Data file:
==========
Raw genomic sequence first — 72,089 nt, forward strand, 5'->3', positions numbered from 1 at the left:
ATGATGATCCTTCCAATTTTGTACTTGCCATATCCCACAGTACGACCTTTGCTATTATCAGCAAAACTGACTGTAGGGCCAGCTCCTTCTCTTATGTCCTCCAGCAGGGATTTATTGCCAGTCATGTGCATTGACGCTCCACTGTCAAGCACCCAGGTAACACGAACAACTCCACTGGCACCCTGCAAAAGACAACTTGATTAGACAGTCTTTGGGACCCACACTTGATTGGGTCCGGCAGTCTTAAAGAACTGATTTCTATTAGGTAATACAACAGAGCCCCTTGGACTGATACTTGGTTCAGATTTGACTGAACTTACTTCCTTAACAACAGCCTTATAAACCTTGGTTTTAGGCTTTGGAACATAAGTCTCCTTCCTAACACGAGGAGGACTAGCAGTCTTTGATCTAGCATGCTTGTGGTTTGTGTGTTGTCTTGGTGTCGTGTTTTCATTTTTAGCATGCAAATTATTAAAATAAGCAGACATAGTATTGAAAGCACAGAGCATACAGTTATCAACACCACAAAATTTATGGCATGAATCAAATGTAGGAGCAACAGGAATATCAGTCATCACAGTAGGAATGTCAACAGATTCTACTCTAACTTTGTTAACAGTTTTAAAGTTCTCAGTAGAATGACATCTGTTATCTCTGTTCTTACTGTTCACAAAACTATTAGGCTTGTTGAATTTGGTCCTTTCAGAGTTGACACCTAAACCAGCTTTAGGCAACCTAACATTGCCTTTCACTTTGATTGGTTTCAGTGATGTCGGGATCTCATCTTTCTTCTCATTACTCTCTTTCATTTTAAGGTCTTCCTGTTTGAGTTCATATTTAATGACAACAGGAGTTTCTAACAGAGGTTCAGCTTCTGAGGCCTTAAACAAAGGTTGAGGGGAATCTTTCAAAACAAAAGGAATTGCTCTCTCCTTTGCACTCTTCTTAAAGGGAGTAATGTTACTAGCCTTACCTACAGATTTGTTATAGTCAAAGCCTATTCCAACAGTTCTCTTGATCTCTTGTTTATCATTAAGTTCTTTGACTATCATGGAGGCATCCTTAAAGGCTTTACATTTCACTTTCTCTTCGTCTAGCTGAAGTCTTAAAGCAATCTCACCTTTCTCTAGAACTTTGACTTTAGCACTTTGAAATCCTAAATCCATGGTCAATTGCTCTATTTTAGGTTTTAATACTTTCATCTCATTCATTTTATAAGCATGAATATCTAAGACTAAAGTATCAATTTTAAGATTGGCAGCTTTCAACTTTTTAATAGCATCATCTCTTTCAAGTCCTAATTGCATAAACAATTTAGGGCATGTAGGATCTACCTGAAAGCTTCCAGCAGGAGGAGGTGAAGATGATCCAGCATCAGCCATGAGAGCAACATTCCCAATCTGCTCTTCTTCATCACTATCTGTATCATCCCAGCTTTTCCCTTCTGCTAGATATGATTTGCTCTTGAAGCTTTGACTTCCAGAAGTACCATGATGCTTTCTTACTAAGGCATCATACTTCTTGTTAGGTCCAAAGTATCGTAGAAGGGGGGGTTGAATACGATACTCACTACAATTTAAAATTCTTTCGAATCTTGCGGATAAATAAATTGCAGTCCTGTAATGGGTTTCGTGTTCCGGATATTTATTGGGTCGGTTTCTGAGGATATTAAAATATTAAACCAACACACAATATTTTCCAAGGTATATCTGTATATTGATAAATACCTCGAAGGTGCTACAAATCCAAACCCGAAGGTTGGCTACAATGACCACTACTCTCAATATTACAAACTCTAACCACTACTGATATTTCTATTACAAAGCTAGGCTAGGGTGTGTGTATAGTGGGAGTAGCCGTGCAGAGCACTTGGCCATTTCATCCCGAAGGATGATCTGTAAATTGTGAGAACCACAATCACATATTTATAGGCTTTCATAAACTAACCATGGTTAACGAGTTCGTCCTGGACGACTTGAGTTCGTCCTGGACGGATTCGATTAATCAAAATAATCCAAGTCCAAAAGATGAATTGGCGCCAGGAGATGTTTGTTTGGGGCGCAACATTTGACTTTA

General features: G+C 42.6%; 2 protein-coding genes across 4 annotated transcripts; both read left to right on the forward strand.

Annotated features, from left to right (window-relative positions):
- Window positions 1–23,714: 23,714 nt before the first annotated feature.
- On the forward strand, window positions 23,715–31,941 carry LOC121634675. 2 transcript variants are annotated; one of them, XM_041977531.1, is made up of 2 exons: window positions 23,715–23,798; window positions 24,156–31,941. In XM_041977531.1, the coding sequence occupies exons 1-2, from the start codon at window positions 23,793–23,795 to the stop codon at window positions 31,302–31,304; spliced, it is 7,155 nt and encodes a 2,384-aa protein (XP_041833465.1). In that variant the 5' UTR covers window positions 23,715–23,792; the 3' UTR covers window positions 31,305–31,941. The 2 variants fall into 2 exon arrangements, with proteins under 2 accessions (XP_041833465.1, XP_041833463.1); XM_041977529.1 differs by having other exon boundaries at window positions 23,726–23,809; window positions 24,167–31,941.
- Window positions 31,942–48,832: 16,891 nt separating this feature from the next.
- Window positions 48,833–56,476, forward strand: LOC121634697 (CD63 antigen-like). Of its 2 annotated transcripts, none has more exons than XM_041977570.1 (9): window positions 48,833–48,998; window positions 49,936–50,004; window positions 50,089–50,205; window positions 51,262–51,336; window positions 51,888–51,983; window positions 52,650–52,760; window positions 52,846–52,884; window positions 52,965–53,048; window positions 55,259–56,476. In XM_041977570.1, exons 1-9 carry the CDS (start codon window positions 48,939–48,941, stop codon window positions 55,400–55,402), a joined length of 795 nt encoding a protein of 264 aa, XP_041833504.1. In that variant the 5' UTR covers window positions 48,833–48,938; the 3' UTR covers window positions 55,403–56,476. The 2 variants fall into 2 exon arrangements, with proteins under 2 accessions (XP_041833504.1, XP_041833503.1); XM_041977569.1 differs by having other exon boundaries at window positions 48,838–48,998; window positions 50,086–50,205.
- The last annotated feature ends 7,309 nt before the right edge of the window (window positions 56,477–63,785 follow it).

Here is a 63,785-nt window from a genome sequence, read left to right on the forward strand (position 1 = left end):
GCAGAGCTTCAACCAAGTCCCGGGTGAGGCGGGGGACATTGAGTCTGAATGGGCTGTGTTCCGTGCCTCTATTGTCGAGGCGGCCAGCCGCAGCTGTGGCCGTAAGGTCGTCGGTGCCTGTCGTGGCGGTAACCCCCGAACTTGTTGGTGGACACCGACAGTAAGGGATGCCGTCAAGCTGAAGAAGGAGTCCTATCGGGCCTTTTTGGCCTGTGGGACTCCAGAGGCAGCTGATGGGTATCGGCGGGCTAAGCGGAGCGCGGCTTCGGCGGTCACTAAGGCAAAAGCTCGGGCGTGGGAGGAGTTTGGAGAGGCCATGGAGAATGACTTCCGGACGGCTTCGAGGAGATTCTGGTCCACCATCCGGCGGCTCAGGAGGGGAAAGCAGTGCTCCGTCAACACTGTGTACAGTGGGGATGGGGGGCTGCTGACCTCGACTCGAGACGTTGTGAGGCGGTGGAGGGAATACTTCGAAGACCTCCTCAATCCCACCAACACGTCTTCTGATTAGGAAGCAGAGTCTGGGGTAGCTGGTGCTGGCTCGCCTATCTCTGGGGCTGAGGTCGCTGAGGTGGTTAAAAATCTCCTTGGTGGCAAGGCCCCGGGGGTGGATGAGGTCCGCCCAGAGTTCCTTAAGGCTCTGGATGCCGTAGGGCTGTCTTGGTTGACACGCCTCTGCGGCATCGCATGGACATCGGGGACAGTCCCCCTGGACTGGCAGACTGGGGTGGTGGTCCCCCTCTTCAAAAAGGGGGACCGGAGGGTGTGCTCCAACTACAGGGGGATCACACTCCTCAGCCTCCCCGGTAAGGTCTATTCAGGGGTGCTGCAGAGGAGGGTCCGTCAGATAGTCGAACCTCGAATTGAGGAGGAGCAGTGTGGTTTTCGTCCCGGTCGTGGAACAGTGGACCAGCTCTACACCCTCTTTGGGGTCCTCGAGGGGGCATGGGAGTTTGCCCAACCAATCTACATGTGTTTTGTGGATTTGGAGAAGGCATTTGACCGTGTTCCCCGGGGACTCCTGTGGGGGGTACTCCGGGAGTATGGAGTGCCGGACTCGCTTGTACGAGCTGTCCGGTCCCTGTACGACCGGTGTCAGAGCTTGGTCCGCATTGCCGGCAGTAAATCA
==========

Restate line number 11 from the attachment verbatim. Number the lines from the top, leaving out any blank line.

GCAGAGCTTCAACCAAGTCCCGGGTGAGGCGGGGGACATTGAGTCTGAATGGGCTGTGTTCCGTGCCTCTATTGTCGAGGCGGCCAGCCGCAGCTGTGGCCGTAAGGTCGTCGGTGCCTGTCGTGGCGGTAACCCCCGAACTTGTTGGTGGACACCGACAGTAAGGGATGCCGTCAAGCTGAAGAAGGAGTCCTATCGGGCCTTTTTGGCCTGTGGGACTCCAGAGGCAGCTGATGGGTATCGGCGGGCTAAGCGGAGCGCGGCTTCGGCGGTCACTAAGGCAAAAGCTCGGGCGTGGGAGGAGTTTGGAGAGGCCATGGAGAATGACTTCCGGACGGCTTCGAGGAGATTCTGGTCCACCATCCGGCGGCTCAGGAGGGGAAAGCAGTGCTCCGTCAACACTGTGTACAGTGGGGATGGGGGGCTGCTGACCTCGACTCGAGACGTTGTGAGGCGGTGGAGGGAATACTTCGAAGACCTCCTCAATCCCACCAACACGTCTTCTGATTAGGAAGCAGAGTCTGGGGTAGCTGGTGCTGGCTCGCCTATCTCTGGGGCTGAGGTCGCTGAGGTGGTTAAAAATCTCCTTGGTGGCAAGGCCCCGGGGGTGGATGAGGTCCGCCCAGAGTTCCTTAAGGCTCTGGATGCCGTAGGGCTGTCTTGGTTGACACGCCTCTGCGGCATCGCATGGACATCGGGGACAGTCCCCCTGGACTGGCAGACTGGGGTGGTGGTCCCCCTCTTCAAAAAGGGGGACCGGAGGGTGTGCTCCAACTACAGGGGGATCACACTCCTCAGCCTCCCCGGTAAGGTCTATTCAGGGGTGCTGCAGAGGAGGGTCCGTCAGATAGTCGAACCTCGAATTGAGGAGGAGCAGTGTGGTTTTCGTCCCGGTCGTGGAACAGTGGACCAGCTCTACACCCTCTTTGGGGTCCTCGAGGGGGCATGGGAGTTTGCCCAACCAATCTACATGTGTTTTGTGGATTTGGAGAAGGCATTTGACCGTGTTCCCCGGGGACTCCTGTGGGGGGTACTCCGGGAGTATGGAGTGCCGGACTCGCTTGTACGAGCTGTCCGGTCCCTGTACGACCGGTGTCAGAGCTTGGTCCGCATTGCCGGCAGTAAATCA